Leading a team that commits, on average, 30 percent fewer penalties than its conference foes is a big reason Coach Saban enjoyed such a tremendous season the field. And off the field, Saban is equally poised for success as a philanthropist and mentor. The Nick’s Kids Fund he started when coaching at Michigan State continues to be a shining example of Saban’s concern for disadvantaged children, and since arriving in Tuscaloosa the Fund has distributed more than $540,000 to 115 charities. And this past June, Saban and his wife, Terry, announced a $1 million gift to benefit Alabama’s first-generation scholarship program. Community involvement extends to the players as well, with many participating in a local Life Skills program as well as helping to raise funds for Alabama libraries.
Crimson Tide student-athletes also benefit from Saban’s guidance in the classroom. His published mission statement for his team reads, “[Graduating from college] is going to have the greatest impact on the quality of your life forever.” And Alabama’s rising Academic Progress Rate is evidence of his commitment to their education.
Football Championship Subdivision (Division I-AA) – Mickey Matthews, James Madison University
Coach Mickey Matthews’s tenth campaign at the helm of the James Madison football team was marked by an undefeated Colonial Athletic Conference record (8-0) and 12-game winning streak that brought the team to the FCS semifinals before dropping to eventual national runner-up Montana. One element of coaching excellence is team discipline, an area in which the Dukes excelled this year having committed nearly 20 percent fewer penalties than the CAA average. Coach Matthews’s student-athletes are equally disciplined in the classroom, continually producing strong Academic Progress Rates.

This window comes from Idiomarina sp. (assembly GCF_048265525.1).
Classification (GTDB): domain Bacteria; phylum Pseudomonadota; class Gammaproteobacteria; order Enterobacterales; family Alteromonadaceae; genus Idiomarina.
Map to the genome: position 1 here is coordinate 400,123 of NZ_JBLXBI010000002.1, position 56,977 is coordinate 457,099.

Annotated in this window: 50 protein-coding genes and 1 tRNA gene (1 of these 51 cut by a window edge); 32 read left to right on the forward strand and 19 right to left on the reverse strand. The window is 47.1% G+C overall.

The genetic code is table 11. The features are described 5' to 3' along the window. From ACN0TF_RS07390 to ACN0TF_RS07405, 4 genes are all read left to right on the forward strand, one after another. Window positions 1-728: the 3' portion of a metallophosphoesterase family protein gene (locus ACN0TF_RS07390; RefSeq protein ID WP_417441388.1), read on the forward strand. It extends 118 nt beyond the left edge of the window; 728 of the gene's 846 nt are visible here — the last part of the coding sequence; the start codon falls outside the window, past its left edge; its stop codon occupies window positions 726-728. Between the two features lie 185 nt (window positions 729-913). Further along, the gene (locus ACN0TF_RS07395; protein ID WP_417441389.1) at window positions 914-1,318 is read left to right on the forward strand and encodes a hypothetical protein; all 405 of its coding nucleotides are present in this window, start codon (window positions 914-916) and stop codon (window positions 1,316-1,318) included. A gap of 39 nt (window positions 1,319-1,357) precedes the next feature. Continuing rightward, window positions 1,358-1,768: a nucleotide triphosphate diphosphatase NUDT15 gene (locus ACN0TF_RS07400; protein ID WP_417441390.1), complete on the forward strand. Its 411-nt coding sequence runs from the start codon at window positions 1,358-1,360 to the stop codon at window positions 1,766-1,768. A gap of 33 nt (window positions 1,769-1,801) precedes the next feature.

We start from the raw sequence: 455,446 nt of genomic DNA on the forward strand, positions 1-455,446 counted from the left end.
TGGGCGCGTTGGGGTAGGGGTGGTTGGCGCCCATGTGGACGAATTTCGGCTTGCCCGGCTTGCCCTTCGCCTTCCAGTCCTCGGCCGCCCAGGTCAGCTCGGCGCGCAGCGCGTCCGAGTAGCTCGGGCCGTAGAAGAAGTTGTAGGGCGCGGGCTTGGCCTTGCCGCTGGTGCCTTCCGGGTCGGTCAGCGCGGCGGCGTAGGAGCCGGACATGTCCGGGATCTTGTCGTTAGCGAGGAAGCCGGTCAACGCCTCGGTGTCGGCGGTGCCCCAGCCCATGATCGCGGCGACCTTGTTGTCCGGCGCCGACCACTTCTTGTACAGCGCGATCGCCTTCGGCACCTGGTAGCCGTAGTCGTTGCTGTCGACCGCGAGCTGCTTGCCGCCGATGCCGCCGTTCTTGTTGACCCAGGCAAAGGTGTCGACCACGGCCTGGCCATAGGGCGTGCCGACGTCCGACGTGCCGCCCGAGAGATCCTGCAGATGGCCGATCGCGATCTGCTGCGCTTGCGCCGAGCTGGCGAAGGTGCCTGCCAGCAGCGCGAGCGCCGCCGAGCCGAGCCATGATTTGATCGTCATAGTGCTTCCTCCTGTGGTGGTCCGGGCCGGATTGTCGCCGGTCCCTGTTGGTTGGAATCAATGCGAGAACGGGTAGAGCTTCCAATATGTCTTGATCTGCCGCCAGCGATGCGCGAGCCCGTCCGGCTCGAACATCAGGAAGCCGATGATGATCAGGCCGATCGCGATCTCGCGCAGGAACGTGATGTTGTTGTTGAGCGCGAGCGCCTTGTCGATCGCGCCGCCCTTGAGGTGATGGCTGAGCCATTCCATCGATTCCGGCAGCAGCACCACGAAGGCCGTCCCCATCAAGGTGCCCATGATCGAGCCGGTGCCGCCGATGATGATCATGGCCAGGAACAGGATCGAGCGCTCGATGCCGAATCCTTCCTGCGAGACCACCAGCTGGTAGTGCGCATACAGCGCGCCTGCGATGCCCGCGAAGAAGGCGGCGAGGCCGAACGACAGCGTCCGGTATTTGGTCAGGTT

Division II – Chuck Broyles, Pittsburg State University
Pittsburg State (Kan.) Coach Chuck Broyles recently completed his 19th season as head football coach at his alma mater, guiding the Gorillas to an 11-2 overall record, a 15th appearance in the NCAA Division II national playoffs, and a eighth-place ranking in the AFCA Division II year-end poll. In the classroom, the Pitt State football squad produced two Academic All-Americans in 2008 and six in the past three years. Forty-four percent of the Gorilla football players currently maintain 3.0 GPAs or higher. Broyles’ civic and charitable contributions have been far and wide-ranging; including organizing an annual YMCA Youth Football Day; coordinating team involvement in Project Franklin, a restoration project in the local community; and facilitating his team’s visits to local elementary schools to read with the students.
Division III – Larry Kehres, Mount Union College